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Summary:

Seven years after launching anarchic image board site 4chan, Christopher Poole unveiled Canvas in January, a re-imagined message board that takes the learnings of 4chan and applies them to a more mainstream community. Now, Canvas, which has been in private beta, is open to the public.

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Seven years after launching anarchic image board site 4chan, Christopher Poole aka “moot” unveiled Canvas in January, a re-imagined message board that takes the learnings of 4chan and applies them to a more mainstream community. Now, Canvas, which has been in private beta, is open to the public.

The site was built as a modern day message board or community forum, designed to engage users in real-time interaction around images that can be edited, tweaked and commented on. The site is meant to build off the growing interest in hanging out and engaging online, something Om calls the Alive Web, recently embodied in sites like Turntable.fm. Users riff off of uploaded images using a built-in remix photo editor or by applying stickers. Video, rich text and other tools are on their way in the months to come.

I chatted with Poole last week and he said the goal was to rethink what a message board should look like in a multimedia world. He said many of his ideas stemmed from his experience with 4chan, which has grown into a community of some 12 million users. But he wanted to evolve the premise beyond 4chan and create a more mainstream platform for community interaction.

4chan has gained a reputation as a sort of Wild West destination, where many an Interent meme is launched or fueled by its mostly anonymous users. Its denizens have also been known to pass around sophomoric jokes and graphic sexual imagery. Poole said he believes Canvas can grow even larger by playing off the best aspects of message boards, and capitalizing on people’s growing ease in spending long periods of time on the Web.

“For the longest time, people felt bad if they spent a lot of time on a computer. But there’s now a richness to online relationships and socializing that didn’t exist before,” Poole said. “The market is huge. Tens of millions of people use message boards and forums to hang out, chat, meet people. If we do a good job of offering these community experiences, it could be potentially a lot larger than 4chan ever was.”

While born out of the work that went into 4chan, New York City-based Canvas makes some clear departures, including its much more refined look. It also requires people to register with their Facebook ID, which Poole said is designed to discourage bad behavior. Users must agree to a code of conduct which prohibits adult content and limits profanities directed at other people. And perhaps most interestingly, Canvas includes an archive, something 4chan never had. Poole said the idea behind the archive is to understand the relationship between content and make it easier for people to explore, navigate and study the site.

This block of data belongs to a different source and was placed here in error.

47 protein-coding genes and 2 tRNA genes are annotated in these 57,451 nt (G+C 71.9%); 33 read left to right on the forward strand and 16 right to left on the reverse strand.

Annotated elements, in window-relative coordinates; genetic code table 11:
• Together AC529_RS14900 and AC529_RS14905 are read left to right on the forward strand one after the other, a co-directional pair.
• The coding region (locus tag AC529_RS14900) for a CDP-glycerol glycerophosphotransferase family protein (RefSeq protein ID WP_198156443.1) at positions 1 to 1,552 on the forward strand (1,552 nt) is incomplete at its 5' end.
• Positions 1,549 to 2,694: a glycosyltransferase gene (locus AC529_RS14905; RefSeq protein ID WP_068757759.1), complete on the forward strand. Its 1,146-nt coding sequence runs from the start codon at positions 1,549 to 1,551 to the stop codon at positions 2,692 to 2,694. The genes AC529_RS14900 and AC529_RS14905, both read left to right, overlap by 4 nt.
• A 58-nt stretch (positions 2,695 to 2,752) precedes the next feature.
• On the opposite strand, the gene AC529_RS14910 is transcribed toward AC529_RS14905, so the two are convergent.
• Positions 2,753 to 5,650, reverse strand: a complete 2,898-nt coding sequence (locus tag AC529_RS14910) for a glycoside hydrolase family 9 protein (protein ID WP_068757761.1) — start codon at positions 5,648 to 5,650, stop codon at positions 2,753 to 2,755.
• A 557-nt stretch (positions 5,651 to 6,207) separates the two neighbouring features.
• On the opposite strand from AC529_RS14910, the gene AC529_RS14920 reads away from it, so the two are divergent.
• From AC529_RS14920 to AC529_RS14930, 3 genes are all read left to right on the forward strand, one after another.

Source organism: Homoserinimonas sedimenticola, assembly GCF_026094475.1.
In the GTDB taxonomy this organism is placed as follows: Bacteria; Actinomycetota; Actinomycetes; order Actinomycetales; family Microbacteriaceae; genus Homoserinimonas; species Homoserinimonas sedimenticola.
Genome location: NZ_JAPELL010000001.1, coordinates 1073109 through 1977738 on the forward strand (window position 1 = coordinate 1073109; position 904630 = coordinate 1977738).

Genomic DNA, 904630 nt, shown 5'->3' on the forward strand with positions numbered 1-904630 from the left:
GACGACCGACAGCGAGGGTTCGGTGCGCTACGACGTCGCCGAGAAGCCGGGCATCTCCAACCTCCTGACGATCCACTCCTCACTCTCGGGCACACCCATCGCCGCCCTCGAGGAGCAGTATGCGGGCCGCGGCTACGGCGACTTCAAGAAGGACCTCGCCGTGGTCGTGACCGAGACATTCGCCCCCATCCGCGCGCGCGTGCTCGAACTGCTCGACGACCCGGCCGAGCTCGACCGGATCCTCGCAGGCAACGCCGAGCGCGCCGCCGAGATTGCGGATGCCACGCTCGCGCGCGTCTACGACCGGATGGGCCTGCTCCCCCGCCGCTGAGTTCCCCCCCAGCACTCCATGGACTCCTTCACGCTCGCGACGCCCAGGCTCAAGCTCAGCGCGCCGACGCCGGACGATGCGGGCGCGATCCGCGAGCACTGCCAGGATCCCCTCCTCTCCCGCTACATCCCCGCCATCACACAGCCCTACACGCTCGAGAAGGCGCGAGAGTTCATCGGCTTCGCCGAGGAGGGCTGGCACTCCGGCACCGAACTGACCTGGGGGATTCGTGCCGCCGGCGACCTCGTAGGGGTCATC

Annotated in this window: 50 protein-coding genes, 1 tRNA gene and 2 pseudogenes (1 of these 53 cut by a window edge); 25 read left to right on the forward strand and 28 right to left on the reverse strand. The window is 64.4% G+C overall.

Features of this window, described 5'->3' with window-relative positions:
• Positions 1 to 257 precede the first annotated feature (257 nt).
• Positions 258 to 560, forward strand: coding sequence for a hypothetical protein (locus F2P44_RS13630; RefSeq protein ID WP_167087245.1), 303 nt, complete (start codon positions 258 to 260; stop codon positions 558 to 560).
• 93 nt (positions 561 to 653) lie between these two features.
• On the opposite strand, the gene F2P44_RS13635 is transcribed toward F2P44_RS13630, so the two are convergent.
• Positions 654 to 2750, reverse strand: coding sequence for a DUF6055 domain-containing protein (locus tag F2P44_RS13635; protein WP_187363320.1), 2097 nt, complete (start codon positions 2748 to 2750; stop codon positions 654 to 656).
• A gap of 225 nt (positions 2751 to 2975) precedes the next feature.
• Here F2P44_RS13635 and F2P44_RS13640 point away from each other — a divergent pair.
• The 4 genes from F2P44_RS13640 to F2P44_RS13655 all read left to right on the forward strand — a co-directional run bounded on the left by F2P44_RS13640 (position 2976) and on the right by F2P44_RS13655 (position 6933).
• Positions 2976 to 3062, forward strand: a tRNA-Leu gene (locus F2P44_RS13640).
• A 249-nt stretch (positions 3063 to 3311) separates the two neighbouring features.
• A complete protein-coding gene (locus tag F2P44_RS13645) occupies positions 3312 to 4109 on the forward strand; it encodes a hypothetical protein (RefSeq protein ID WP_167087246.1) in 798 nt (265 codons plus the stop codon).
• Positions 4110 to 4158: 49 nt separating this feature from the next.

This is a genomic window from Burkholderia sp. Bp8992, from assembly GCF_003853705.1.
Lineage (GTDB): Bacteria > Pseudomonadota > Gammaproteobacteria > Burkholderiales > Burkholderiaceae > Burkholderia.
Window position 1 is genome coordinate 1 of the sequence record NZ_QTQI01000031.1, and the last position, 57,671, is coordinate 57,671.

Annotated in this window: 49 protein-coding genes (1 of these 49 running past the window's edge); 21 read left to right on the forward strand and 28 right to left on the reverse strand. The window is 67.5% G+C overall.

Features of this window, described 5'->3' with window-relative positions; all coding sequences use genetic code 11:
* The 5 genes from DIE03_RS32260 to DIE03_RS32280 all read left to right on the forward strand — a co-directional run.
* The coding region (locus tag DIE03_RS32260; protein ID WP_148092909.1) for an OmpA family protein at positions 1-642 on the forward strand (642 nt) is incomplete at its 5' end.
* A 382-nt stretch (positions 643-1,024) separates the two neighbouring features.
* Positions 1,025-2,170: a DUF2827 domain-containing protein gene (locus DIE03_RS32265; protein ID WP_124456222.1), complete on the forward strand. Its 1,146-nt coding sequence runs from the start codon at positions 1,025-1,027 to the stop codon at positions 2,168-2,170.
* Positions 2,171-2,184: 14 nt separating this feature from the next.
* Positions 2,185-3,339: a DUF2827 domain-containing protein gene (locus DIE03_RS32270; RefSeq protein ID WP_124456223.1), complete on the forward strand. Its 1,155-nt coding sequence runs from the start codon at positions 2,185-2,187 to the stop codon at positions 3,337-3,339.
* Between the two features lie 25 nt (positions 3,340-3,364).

“4chan is hard to study because it gets erased. It’s hard to trace the source of an idea. We were excited to see how you can trace content and how assets are related,” Poole said.

The early results suggest that Poole is off to a good start. He said since starting out with 4,000 users, the site has grown to well more than 50,000 users via private invites shared by members. According to Poole, the average user session length is 13-15 minutes, not quite up to the 18 minutes of 4chan but very promising. And he said he’s gotten a lot of users involved already, something every community struggles with. More than a quarter of users have remixed a photo on Canvas, and between a 1/4 and 1/2 of users have uploaded an image, remixed a photo, or applied a sticker that includes messages like smiley face, frown or cookie.

Unlike 4chan, which was boostrapped by Poole, Canvas has some serious backing from top investors. Canvas has raised $3.6 million from Union Square Ventures, Lerer Ventures, Andreessen Horowitz, Founder Collective and SV Angel. With that money comes added expectations including questions about revenue.

Poole said he wants to introduce some premium features to Canvas that will help enhance engagement and improve the user experience. Display advertising will be a last resort and instead, Poole said revenue might revolve around premium tools or additional stickers like Canvas’ “#1″ stickers, which users collect for participating and can redeem for items or share with others. He said the key is to introduce premium features quickly and let the community get used to them, rather than foist such elements on them much later after certain expectations have been set.

“The more you can learn earlier, the better you can respond,” he said. “We’re rather know the ways to add value and we’d like to get into the equation and identify and explore the opportunities sooner rather than later.”

Ultimately, Poole said he believes Canvas can host a lot of unique communities that gather around the central platform. That, he said, can help create a much bigger opportunity with Canvas than currently exists with 4chan and other forums.

“4chan was a destination, but Canvas can be a community platform,” Poole said.

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